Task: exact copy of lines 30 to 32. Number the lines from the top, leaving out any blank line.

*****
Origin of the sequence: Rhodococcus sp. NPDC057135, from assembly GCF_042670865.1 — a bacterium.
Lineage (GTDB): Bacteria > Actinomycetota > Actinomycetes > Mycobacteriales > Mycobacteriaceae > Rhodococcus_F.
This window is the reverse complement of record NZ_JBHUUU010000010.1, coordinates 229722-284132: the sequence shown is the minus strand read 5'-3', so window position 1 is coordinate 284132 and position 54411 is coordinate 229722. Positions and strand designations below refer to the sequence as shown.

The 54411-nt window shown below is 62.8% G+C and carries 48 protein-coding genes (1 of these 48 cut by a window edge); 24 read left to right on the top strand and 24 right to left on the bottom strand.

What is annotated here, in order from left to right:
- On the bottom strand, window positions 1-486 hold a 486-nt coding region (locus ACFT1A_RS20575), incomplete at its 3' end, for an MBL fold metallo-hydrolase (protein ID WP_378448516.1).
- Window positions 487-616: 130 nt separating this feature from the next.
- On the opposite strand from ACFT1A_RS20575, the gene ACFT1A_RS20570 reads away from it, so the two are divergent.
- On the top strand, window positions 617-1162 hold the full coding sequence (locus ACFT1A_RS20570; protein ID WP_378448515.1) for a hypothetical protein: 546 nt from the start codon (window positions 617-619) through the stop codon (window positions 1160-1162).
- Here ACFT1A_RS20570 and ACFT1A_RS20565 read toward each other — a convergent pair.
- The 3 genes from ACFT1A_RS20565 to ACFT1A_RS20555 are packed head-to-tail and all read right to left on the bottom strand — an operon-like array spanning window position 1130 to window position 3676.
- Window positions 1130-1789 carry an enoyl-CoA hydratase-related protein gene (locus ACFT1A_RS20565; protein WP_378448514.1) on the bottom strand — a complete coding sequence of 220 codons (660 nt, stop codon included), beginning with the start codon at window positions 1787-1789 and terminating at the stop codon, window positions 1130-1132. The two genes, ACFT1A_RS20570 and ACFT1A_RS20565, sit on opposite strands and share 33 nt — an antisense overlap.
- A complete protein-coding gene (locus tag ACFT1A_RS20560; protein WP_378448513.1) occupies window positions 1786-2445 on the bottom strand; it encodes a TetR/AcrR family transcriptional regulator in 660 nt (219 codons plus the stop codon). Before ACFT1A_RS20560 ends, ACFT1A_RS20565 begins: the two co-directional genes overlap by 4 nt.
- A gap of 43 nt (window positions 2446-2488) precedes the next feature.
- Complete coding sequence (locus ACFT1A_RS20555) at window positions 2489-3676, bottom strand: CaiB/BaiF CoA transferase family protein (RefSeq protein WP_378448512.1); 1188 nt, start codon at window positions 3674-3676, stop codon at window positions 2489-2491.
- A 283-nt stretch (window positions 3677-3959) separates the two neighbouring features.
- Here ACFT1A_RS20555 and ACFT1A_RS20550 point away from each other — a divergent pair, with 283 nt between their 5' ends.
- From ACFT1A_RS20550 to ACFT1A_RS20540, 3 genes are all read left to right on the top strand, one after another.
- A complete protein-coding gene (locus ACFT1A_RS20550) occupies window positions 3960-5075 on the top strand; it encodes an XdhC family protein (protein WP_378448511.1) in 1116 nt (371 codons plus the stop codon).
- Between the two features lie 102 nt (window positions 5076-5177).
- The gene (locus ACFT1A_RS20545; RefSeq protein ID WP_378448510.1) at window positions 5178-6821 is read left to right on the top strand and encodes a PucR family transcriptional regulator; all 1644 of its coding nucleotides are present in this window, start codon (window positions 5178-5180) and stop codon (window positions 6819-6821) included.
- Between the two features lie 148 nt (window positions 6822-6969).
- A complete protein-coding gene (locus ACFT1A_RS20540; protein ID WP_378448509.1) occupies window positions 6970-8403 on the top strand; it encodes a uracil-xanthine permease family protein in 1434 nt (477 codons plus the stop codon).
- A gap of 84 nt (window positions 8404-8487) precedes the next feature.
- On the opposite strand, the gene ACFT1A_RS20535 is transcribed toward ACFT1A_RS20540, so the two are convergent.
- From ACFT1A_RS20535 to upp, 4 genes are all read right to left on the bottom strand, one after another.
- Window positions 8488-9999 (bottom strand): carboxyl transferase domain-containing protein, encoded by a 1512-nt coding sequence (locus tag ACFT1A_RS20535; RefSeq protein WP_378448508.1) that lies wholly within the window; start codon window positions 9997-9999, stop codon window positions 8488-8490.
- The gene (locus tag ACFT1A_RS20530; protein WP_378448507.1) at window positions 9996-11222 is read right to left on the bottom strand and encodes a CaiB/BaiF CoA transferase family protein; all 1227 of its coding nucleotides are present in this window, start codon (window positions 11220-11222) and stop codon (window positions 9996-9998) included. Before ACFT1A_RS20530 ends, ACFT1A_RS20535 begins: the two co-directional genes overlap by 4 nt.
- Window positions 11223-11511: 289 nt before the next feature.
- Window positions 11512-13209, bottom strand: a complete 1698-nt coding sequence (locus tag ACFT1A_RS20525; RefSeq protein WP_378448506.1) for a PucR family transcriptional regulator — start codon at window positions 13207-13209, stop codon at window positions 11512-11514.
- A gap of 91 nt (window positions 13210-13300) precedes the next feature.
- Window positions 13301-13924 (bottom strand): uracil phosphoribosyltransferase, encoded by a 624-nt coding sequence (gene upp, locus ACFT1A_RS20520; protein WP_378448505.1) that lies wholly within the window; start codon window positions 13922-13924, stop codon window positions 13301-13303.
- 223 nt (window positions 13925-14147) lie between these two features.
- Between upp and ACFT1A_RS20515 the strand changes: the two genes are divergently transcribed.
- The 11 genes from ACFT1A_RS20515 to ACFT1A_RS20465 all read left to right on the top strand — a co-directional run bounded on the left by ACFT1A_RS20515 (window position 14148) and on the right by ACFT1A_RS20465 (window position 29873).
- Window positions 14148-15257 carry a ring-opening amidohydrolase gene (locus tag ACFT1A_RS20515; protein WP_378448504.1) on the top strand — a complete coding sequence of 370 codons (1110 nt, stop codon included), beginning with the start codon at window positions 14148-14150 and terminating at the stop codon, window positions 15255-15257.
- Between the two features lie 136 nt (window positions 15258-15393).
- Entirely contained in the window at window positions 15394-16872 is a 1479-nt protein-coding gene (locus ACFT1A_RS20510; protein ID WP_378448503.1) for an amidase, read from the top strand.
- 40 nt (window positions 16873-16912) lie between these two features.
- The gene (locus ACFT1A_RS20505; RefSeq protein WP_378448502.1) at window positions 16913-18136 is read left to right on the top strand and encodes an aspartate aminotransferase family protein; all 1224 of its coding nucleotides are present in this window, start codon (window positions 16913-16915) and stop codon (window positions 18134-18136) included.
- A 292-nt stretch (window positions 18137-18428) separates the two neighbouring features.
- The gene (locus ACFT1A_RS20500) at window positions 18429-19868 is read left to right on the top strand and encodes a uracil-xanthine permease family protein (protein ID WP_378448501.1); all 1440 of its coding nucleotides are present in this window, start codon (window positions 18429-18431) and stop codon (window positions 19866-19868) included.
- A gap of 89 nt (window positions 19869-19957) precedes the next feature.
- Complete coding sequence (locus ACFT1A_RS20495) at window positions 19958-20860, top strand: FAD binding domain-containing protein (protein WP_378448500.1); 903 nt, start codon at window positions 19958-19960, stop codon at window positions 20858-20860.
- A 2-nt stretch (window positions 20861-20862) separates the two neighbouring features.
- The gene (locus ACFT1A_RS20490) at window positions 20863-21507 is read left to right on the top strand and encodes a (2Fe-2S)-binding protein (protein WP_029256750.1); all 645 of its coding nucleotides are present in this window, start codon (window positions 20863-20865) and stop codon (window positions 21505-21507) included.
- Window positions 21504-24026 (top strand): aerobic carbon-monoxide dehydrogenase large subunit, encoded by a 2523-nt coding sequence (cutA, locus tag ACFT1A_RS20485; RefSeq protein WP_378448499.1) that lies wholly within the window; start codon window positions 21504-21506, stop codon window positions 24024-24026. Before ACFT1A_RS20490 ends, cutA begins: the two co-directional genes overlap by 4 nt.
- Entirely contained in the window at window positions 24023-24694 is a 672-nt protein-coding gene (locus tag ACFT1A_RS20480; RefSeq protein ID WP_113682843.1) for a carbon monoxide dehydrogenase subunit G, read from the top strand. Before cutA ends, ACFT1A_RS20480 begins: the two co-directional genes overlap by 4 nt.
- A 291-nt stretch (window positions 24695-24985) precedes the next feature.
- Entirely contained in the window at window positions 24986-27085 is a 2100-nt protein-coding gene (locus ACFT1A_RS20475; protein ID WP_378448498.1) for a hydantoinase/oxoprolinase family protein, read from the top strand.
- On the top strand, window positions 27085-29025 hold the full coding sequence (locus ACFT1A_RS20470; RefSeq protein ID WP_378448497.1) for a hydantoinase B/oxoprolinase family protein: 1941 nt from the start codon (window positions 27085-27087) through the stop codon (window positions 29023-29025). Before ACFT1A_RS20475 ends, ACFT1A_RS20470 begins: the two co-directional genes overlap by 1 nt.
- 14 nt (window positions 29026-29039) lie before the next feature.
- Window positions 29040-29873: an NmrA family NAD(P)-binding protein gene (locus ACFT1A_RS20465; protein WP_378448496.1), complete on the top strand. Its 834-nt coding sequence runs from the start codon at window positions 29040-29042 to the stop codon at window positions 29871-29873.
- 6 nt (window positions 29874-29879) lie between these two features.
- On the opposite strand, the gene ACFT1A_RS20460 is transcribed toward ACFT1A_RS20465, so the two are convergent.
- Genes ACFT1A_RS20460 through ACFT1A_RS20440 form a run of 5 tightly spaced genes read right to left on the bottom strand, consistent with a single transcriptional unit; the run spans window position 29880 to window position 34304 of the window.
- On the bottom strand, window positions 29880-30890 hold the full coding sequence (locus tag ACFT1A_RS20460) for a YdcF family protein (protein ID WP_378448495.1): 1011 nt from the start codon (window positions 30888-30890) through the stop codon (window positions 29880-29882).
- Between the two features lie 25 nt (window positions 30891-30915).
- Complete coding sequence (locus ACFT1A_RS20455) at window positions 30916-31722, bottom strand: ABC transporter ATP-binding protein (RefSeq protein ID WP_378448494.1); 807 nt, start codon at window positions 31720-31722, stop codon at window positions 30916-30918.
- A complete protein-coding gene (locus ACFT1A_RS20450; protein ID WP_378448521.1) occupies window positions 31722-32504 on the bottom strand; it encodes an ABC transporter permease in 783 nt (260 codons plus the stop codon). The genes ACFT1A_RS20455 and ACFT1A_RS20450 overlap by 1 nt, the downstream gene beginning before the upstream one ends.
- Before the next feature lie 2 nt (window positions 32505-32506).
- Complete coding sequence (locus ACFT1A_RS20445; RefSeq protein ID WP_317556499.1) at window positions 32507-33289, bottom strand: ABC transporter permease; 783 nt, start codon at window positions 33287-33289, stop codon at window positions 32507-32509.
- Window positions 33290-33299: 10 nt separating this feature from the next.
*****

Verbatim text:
- Window positions 11512-13209, bottom strand: a complete 1698-nt coding sequence (locus tag ACFT1A_RS20525; RefSeq protein WP_378448506.1) for a PucR family transcriptional regulator — start codon at window positions 13207-13209, stop codon at window positions 11512-11514.
- A gap of 91 nt (window positions 13210-13300) precedes the next feature.
- Window positions 13301-13924 (bottom strand): uracil phosphoribosyltransferase, encoded by a 624-nt coding sequence (gene upp, locus ACFT1A_RS20520; protein WP_378448505.1) that lies wholly within the window; start codon window positions 13922-13924, stop codon window positions 13301-13303.